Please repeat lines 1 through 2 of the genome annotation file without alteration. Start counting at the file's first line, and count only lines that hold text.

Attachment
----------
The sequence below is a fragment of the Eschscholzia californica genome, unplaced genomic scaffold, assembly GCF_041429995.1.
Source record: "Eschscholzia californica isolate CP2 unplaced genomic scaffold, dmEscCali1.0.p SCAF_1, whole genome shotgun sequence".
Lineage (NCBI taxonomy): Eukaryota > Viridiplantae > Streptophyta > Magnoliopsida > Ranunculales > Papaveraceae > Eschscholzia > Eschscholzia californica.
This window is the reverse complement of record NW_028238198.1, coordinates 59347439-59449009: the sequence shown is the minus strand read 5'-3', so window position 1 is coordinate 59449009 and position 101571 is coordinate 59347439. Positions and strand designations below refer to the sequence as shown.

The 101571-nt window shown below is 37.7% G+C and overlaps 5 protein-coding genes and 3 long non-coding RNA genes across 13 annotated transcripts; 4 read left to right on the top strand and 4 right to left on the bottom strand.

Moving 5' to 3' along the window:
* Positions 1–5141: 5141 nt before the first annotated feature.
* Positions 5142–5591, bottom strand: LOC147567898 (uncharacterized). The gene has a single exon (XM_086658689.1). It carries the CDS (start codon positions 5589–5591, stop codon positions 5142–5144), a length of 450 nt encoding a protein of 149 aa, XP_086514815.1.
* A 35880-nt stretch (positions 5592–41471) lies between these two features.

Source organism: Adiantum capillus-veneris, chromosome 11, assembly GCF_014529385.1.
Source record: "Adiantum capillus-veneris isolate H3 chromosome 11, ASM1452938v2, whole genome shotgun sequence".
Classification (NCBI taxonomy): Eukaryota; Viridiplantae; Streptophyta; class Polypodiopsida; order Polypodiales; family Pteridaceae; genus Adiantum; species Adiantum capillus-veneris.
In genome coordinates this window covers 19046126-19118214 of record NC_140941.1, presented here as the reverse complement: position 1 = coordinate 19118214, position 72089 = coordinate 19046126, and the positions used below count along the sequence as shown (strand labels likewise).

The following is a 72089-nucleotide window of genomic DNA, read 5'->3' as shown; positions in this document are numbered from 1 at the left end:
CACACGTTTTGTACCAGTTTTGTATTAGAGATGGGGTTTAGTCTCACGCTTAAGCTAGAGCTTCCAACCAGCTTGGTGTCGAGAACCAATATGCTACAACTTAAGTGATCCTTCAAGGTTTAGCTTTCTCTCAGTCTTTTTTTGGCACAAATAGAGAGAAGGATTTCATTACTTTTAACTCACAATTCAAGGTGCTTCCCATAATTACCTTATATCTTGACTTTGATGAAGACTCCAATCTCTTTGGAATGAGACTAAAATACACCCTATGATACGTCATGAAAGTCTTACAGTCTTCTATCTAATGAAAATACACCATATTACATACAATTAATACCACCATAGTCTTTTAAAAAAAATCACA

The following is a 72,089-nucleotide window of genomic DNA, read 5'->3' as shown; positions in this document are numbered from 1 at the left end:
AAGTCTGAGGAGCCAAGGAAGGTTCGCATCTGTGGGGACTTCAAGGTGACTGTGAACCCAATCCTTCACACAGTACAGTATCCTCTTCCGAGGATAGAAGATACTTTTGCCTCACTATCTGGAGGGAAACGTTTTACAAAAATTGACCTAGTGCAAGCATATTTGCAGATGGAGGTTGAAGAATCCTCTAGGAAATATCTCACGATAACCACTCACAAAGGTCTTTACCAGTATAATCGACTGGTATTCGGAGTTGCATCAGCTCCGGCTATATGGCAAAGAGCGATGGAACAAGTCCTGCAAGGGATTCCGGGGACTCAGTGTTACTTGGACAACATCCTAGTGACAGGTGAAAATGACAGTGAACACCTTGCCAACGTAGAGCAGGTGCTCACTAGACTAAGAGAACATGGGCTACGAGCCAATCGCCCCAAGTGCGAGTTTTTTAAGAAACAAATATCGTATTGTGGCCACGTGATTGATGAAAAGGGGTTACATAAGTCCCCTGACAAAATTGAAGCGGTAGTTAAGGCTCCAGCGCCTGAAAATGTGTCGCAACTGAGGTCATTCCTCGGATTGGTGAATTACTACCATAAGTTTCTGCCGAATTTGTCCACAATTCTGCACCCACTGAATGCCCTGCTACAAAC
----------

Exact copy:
The sequence below is a fragment of the Eschscholzia californica genome, unplaced genomic scaffold, assembly GCF_041429995.1.
Source record: "Eschscholzia californica isolate CP2 unplaced genomic scaffold, dmEscCali1.0.p SCAF_1, whole genome shotgun sequence".